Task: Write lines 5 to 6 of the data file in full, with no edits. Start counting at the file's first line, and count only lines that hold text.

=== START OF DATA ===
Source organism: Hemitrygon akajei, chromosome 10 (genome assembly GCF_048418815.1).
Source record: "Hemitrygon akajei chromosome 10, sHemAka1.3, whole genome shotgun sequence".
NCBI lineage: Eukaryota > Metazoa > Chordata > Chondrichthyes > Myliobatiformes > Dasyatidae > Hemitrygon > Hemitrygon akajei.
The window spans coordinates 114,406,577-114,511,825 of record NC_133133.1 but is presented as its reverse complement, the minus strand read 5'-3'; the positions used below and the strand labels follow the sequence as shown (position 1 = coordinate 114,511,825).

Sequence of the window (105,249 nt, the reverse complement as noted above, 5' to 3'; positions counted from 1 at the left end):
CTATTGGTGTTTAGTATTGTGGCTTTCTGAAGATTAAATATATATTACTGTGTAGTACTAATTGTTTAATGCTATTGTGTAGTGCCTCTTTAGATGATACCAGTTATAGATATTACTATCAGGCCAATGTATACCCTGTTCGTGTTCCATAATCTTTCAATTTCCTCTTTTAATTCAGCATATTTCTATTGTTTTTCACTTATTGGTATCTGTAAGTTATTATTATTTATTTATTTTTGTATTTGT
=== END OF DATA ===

Sequence of the window (105,249 nt, the reverse complement as noted above, 5' to 3'; positions counted from 1 at the left end):
CTATTGGTGTTTAGTATTGTGGCTTTCTGAAGATTAAATATATATTACTGTGTAGTACTAATTGTTTAATGCTATTGTGTAGTGCCTCTTTAGATGATACCAGTTATAGATATTACTATCAGGCCAATGTATACCCTGTTCGTGTTCCATAATCTTTCAATTTCCTCTTTTAATTCAGCATATTTCTATTGTTTTTCACTTATTGGTATCTGTAAGTTATTATTATTTATTTATTTTTGTATTTGT